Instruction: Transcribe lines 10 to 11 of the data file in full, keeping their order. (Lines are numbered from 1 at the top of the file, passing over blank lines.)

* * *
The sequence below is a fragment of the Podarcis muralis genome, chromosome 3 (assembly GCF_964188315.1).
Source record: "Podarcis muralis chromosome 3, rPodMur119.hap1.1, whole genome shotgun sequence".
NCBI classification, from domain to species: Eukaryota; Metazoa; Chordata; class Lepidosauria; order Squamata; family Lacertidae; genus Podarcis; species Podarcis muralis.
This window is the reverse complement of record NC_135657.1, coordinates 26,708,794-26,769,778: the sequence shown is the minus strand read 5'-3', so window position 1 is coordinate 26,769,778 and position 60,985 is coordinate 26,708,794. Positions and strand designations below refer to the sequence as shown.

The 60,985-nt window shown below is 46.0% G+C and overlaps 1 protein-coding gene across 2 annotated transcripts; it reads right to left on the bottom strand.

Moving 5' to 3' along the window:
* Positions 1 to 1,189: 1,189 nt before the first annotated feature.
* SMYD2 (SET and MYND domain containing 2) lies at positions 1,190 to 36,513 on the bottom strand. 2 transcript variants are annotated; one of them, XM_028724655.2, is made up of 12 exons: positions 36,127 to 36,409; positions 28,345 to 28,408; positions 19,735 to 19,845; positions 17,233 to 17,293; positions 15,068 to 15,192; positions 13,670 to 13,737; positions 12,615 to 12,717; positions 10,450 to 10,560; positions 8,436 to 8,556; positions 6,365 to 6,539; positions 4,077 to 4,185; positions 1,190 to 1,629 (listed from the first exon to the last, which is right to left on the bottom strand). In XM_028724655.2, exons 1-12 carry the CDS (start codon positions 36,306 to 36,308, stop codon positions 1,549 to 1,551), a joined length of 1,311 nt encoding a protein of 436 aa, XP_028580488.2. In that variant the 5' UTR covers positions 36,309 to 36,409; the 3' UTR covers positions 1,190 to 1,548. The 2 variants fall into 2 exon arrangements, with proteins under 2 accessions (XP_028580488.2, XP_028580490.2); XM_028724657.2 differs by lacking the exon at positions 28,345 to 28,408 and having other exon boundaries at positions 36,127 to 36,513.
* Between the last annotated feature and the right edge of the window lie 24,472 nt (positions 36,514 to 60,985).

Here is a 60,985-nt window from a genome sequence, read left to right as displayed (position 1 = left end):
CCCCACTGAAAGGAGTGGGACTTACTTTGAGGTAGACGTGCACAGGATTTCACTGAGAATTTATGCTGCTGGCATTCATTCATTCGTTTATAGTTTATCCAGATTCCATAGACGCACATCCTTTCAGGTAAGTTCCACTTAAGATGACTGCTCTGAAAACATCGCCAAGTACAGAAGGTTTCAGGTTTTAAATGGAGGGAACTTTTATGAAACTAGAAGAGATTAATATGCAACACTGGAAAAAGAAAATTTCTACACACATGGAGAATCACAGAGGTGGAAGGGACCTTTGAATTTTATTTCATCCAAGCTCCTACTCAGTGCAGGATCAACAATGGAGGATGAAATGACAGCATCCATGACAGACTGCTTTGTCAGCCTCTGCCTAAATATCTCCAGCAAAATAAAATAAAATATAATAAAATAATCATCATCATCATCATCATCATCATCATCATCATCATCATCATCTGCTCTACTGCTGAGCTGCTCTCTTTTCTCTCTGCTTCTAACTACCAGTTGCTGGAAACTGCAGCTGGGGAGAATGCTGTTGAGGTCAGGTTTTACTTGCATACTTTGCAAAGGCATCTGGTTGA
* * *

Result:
Here is a 60,985-nt window from a genome sequence, read left to right as displayed (position 1 = left end):
CCCCACTGAAAGGAGTGGGACTTACTTTGAGGTAGACGTGCACAGGATTTCACTGAGAATTTATGCTGCTGGCATTCATTCATTCGTTTATAGTTTATCCAGATTCCATAGACGCACATCCTTTCAGGTAAGTTCCACTTAAGATGACTGCTCTGAAAACATCGCCAAGTACAGAAGGTTTCAGGTTTTAAATGGAGGGAACTTTTATGAAACTAGAAGAGATTAATATGCAACACTGGAAAAAGAAAATTTCTACACACATGGAGAATCACAGAGGTGGAAGGGACCTTTGAATTTTATTTCATCCAAGCTCCTACTCAGTGCAGGATCAACAATGGAGGATGAAATGACAGCATCCATGACAGACTGCTTTGTCAGCCTCTGCCTAAATATCTCCAGCAAAATAAAATAAAATATAATAAAATAATCATCATCATCATCATCATCATCATCATCATCATCATCATCATCTGCTCTACTGCTGAGCTGCTCTCTTTTCTCTCTGCTTCTAACTACCAGTTGCTGGAAACTGCAGCTGGGGAGAATGCTGTTGAGGTCAGGTTTTACTTGCATACTTTGCAAAGGCATCTGGTTGA